All-American Made improves and solidifies Margo Price's place as one of the most talented country artists around today with vividly personal story-telling, a little old-school spunk, and insightful social and political awareness to boot.
Just last year, Margo Price caught the attention of critics and country music fans, especially those keen on the classic spirit of Loretta Lynn and Willie Nelson, with her debut Midwest Farmer's Daughter.
From the twist on Lynn's classic album title to Tom Petty and Levon Helm references, and down on into song structure and beautiful instrumentalism, Price has steeped herself in the influence of country greats in an attempt to revitalize a genre that has become as commercialized as metal in the '80s. She's not alone in this effort, as Sturgill Simpson, Chris Stapleton, Kacey Musgraves, and others have been on the same trajectory in recent years. Each of these artists has brought something at once new and antique to the post-Taylor Swift country landscape.
In fact, the music of these artists, and particularly Price, has genuinely very little in common with the "big machine" of Nashville. She does not fit the current genre's norms stylistically or ideologically. But this is good. 2016's Midwest Farmer's Daughter was a huge success critically, if not chart-wise, housing one of the best country songs of the decade, "Hands of Time". And 2017's All-American Made only improves and solidifies Price's place as one of the most talented country artists around today with vividly personal story-telling, a little old-school spunk, and insightful social and political awareness to boot.
Co-writing much of the album with husband Jeremy Ivey, the lyricism is some of the strongest currently coming out of Nashville. Lead track "Don't Say It" begins with a scathing critique on a lover with clever wordplay: "Don't call the preacher when your car won't start / Don't call the doctor with a broken heart / Don't count your money 'til it hits the bank / Don't say you love me when you treat me this way." Price's crafty knack for ear-catching first lines continues on "Weakness": "Sometimes I'm Virginia Woolf / Sometimes I'm James Dean." This particularly memorable track freely shuffles along accented by violin flourishes, bouncing honky-tonk piano, and guitar solos before decidedly coming together on a 4/4 riff as Price laments, "Sometimes my weakness is stronger than me."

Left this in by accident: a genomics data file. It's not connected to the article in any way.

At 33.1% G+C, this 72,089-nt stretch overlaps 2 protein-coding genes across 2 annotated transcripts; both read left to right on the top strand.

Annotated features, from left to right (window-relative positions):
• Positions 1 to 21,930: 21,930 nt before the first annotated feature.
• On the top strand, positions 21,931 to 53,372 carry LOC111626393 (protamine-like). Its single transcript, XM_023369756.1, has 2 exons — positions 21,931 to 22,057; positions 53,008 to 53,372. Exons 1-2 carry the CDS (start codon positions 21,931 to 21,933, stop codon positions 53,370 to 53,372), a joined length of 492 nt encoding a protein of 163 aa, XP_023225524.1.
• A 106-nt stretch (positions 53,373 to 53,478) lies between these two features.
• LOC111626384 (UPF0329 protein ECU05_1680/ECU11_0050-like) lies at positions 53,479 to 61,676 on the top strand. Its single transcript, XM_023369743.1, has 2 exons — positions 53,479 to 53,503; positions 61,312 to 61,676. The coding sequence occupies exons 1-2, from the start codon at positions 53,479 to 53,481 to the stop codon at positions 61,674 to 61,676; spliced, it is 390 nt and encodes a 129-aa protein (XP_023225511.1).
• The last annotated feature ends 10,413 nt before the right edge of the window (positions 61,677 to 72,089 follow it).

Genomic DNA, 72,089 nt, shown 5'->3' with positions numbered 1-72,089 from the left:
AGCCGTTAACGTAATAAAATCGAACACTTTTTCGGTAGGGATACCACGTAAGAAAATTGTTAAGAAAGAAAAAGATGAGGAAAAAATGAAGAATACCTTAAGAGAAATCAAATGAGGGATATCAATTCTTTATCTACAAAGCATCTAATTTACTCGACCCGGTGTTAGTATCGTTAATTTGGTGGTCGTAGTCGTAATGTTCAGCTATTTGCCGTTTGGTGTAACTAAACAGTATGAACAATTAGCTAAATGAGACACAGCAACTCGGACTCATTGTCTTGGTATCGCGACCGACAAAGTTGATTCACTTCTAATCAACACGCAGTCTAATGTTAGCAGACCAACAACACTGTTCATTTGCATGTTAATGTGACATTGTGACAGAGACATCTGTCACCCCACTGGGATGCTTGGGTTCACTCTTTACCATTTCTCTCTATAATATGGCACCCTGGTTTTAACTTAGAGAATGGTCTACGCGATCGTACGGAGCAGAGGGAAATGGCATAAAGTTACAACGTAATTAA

Price discusses the loneliness, hardship, and growing pains of being on the road throughout the album, a common writing topic for artists after their breakthrough. "I'm so tired, but I can't sleep / Too many obligations I'm trying to keep / Gotta please everybody except myself," she complains on "A Little Pain". Feelings of aimlessness are shared by the road-worn (but still kicking strong) Willie Nelson on the melancholy ballad "Learning To Lose". This song in particular stands as a perfect example of Price and company's attention to detail on every musical fill, instrumental break, and production choice. Each one adds to the song's emotion, and there are effectively no mistakes made.
One of the more entertaining tracks, "Cocaine Cowboys" features a slow and sleazy guitar riff before jumping into a double-time chorus as Price calls out poser cowboys that are "Bad in the saddle / They're all hat / They don't rope no cattle". The sonic diversity continues on the tropically-tinted "Pay Gap", where Price asks for equality for women workers in America with hyperbolic jabs like, "We are all the same in the eyes of God / But in the eyes of rich white men / No more than a maid to be owned like a dog / A second-class citizen".
Social and political awareness are the closing topics of discussion as the album ends with the title track discussing the good, the bad, and the unanswered questions of America. And in the most time-appropriate and sobering moment of the album, Price appeals to America's recently lost legend, "So tell me, Mr. Petty, what do you think will happen next? / That's all American made". It's one of those moments that stops you in your tracks, realizing Price wrote that line while Tom Petty was still with us, a companion that taught millions of Americans about love, heartache, and American life. His recent and sudden passing gives the line a heightened significance and almost prayerful reverence as Price wonders what will be next for the conflict-ridden United States.
What will have to be next is for artists like Margo Price to pick up the torch of being that musical companion, creating relatable pieces of Americana that can only come from a place of absolute sincerity and faithfulness to share pure music from honest personal experience. That is what she has done on her first two albums, masterpieces both, and what can be looked forward to in the future.